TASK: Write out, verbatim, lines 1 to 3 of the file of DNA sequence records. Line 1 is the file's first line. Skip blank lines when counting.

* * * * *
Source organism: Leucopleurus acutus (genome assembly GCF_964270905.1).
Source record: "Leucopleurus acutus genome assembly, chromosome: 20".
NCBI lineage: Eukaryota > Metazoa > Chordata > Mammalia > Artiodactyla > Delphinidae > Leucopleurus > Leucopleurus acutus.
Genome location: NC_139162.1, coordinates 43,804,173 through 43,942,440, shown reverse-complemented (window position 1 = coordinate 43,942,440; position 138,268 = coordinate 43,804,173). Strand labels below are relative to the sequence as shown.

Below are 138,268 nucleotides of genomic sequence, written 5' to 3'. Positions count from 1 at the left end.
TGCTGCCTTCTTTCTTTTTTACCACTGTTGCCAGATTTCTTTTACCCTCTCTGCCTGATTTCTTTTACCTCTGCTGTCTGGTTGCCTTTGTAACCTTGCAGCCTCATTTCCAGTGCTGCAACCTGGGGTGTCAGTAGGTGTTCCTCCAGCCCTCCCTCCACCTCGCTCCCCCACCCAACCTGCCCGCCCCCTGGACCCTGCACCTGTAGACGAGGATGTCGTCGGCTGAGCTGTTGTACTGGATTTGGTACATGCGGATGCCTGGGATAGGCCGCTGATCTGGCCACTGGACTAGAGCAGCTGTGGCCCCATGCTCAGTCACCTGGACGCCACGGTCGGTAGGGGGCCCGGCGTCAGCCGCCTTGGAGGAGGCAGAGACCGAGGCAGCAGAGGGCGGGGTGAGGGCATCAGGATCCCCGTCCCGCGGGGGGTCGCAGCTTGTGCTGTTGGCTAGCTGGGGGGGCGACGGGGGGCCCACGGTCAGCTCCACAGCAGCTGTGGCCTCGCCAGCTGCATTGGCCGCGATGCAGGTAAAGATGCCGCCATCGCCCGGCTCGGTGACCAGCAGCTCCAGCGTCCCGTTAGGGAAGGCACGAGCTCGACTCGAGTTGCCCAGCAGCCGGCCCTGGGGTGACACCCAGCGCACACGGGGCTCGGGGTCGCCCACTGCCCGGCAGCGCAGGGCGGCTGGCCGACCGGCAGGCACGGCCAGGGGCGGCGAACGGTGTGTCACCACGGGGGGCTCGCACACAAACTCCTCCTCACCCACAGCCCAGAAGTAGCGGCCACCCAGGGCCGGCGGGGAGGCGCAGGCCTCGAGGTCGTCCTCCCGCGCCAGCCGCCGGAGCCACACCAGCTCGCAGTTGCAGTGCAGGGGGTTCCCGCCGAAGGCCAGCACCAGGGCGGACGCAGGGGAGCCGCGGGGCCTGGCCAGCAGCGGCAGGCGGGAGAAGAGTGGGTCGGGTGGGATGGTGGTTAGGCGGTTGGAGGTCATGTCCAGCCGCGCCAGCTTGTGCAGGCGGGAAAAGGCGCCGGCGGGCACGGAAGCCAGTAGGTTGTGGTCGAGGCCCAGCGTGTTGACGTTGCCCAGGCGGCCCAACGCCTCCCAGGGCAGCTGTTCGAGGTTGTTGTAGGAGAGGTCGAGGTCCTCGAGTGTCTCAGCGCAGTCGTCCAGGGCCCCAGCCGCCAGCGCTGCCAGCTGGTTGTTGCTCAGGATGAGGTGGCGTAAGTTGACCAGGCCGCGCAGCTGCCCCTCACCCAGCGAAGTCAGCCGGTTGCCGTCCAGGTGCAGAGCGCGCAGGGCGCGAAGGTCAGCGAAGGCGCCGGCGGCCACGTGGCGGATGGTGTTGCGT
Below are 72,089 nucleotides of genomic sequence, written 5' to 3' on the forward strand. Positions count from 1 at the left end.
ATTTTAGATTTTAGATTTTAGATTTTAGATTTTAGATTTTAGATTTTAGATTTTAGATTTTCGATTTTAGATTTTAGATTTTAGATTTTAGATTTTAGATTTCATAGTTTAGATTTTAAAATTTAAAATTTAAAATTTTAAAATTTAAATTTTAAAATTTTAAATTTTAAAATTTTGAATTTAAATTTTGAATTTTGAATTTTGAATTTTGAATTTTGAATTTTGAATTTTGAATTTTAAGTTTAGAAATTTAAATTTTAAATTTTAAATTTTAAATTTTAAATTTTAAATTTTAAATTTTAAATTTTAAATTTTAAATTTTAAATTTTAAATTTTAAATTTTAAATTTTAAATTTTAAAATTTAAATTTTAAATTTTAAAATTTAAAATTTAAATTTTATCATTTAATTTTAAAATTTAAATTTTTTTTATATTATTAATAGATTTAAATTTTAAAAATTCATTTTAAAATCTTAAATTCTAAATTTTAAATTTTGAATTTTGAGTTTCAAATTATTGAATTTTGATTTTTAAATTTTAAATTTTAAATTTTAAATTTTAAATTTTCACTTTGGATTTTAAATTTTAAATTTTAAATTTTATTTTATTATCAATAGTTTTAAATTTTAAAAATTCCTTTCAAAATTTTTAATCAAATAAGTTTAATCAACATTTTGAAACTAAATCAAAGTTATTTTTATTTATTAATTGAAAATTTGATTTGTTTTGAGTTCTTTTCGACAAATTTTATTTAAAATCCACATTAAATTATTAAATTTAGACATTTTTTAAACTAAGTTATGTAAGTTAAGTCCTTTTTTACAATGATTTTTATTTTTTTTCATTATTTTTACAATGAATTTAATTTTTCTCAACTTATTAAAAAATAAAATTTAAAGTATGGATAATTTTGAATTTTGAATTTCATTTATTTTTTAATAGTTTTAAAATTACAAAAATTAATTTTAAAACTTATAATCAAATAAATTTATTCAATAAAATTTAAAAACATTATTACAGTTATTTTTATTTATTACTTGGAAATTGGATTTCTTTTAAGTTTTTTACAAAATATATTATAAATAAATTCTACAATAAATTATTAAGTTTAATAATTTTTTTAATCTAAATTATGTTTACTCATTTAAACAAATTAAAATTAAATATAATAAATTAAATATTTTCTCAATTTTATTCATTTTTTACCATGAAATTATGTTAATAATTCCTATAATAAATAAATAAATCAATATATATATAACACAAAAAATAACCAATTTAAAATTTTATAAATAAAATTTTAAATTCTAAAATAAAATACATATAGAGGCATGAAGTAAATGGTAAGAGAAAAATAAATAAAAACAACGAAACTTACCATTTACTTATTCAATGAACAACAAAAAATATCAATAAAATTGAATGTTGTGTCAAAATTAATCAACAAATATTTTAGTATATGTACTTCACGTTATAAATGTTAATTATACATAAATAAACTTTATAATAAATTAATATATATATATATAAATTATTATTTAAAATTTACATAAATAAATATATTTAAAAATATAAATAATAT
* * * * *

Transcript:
Source organism: Leucopleurus acutus (genome assembly GCF_964270905.1).
Source record: "Leucopleurus acutus genome assembly, chromosome: 20".
NCBI lineage: Eukaryota > Metazoa > Chordata > Mammalia > Artiodactyla > Delphinidae > Leucopleurus > Leucopleurus acutus.